Are you a night owl or a morning person? Most of us fall solidly into one of these categories and while being a night owl isn’t bad, research shows being an early bird actually has more health benefits. And it turns out, you can switch to being a morning person, if you decide to put the effort in.
But why would you want to? Being an early bird can protect your physical and mental health:
- Better eating habits - Night owls are more likely to skip breakfast, which isn’t ideal since research shows that breakfast can lower diabetes risk and reduce brain fog.
- Better physical health - Getting up early gives you time for morning workouts and those who do are more likely to stick to a regular fitness routine. Exercise can elevate your mood and one study finds that night owls tend to get less physical activity than those who wake up early.
- Improved mental health - With better eating habits and physical health, your mental health improves as well. Stress levels are lower with regular exercise and multiple studies have shown that being a night owl is linked with negative moods, anger, depression and fatigue.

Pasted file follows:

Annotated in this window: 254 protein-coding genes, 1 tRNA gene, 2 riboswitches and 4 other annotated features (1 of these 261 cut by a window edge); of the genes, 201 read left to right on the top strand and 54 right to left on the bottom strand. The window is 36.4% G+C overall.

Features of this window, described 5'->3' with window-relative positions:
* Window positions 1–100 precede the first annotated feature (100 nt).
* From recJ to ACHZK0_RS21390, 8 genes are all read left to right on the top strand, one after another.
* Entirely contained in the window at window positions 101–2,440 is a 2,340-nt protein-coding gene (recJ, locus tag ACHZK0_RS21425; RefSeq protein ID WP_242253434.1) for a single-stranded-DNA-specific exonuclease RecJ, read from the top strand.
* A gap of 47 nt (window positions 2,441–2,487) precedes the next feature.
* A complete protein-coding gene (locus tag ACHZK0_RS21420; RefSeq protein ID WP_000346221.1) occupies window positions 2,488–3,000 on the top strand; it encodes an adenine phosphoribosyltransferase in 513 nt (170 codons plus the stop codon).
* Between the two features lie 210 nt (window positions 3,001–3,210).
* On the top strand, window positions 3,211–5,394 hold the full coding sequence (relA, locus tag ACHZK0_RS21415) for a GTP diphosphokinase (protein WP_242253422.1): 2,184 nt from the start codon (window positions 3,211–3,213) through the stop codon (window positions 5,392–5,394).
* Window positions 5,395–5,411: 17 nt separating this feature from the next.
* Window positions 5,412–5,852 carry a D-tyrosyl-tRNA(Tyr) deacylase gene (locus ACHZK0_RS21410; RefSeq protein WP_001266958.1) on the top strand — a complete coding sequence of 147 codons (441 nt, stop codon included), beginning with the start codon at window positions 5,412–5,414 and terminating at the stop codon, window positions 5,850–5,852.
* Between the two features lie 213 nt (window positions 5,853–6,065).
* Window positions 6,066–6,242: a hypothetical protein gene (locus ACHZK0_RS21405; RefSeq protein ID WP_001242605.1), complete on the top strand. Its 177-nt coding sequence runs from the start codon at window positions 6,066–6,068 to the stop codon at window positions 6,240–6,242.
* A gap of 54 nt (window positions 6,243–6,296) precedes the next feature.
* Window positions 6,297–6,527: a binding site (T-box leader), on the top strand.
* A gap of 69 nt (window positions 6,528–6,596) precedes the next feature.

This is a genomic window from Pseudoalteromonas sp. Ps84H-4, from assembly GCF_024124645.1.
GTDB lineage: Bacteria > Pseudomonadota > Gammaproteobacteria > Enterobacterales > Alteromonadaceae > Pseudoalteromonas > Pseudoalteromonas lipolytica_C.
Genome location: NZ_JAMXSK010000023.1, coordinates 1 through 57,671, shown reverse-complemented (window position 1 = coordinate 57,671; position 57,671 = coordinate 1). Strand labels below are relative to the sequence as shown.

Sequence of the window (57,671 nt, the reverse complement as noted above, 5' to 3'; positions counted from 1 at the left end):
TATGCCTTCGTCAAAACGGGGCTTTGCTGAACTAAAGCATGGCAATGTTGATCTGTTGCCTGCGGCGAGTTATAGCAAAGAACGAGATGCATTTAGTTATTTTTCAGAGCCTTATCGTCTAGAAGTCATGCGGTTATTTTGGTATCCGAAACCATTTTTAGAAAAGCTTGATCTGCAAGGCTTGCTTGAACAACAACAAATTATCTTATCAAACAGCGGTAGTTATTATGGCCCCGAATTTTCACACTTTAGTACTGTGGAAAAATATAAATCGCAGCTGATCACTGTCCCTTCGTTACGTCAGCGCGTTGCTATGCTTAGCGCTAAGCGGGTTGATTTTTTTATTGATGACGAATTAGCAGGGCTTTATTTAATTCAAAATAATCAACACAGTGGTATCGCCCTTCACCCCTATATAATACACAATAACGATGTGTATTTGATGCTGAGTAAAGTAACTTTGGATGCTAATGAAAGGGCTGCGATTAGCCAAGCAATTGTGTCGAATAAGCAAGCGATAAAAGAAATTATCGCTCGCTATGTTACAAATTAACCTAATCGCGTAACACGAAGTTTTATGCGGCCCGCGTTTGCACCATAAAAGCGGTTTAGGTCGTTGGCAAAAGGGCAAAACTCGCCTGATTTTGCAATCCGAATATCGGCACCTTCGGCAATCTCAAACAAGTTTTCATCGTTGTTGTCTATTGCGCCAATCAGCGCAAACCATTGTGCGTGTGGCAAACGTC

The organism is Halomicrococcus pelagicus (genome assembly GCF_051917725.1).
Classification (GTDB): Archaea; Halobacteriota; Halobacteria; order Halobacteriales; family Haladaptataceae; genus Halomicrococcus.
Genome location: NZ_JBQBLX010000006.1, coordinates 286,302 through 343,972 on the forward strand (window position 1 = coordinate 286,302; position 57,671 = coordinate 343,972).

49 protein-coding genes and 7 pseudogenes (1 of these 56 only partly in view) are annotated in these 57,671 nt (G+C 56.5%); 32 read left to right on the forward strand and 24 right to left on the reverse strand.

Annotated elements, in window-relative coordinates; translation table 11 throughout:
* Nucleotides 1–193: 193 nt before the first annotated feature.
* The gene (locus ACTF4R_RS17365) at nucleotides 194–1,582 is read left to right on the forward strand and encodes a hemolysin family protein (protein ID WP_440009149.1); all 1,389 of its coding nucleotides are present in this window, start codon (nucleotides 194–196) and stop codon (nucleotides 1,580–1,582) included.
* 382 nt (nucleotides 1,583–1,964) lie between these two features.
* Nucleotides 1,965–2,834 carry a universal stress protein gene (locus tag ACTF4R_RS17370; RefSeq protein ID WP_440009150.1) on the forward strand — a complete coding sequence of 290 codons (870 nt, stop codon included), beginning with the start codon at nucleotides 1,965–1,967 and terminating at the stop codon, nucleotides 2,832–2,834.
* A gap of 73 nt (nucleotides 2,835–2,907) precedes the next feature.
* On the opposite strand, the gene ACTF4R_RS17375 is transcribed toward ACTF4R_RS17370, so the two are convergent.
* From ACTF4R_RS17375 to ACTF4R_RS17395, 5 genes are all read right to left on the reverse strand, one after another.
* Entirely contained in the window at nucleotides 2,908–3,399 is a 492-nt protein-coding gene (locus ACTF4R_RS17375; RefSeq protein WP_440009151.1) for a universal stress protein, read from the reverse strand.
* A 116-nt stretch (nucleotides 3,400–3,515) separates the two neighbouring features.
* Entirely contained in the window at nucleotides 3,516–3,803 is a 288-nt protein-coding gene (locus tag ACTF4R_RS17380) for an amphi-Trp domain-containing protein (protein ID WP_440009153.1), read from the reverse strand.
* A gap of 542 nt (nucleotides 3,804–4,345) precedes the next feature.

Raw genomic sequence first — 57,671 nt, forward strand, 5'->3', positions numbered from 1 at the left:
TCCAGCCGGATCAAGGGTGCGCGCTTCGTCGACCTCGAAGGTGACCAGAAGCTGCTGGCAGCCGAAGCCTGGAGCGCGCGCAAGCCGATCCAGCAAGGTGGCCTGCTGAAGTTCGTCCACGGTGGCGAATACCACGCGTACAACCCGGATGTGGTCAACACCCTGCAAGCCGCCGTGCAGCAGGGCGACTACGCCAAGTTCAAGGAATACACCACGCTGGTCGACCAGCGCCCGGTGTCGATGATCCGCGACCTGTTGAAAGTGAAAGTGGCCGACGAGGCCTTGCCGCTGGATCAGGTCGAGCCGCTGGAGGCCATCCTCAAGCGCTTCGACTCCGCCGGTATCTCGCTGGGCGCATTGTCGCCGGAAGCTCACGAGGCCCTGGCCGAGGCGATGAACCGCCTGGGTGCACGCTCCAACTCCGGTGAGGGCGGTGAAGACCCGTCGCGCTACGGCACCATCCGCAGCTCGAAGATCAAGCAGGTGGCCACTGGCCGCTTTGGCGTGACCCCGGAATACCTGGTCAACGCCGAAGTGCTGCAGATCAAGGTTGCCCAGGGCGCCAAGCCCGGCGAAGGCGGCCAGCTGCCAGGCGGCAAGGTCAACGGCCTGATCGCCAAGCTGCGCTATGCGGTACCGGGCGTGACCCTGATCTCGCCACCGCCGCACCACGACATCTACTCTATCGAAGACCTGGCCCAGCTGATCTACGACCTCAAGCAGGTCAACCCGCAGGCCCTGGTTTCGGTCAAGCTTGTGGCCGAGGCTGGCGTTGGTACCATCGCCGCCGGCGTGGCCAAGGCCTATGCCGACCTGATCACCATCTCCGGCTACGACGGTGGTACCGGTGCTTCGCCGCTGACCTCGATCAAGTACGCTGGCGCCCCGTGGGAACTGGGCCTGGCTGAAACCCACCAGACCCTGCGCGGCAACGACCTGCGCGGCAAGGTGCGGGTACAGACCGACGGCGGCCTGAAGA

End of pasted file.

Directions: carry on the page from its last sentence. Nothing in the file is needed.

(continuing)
Unfortunately there’s no magic fix that can turn you into an early bird, but there are things you can do to shift when you wake up and sleep. It won’t happen overnight, it’s a process you have to work at, and these tips can help.
- Prioritize sleep hygiene - This is your sleep habits and adding things that relax you to your nightly routine can help you fall asleep faster.
- Use lighting - Getting some sunlight in the morning can make a big impact in helping you feel more awake.
- Make your bedtime 15 to 20 minutes earlier - It’s unrealistic to try to change your bedtime by hours all at once, but gradually shifting it by about 20 minutes at a time is doable.
- Don’t bring your phone to bed - Most of us do this, even though we know we shouldn’t. But the blue light can negatively affect the melatonin release that we need to get sleepy, so you’re better off staying off your phone and not scrolling at bedtime.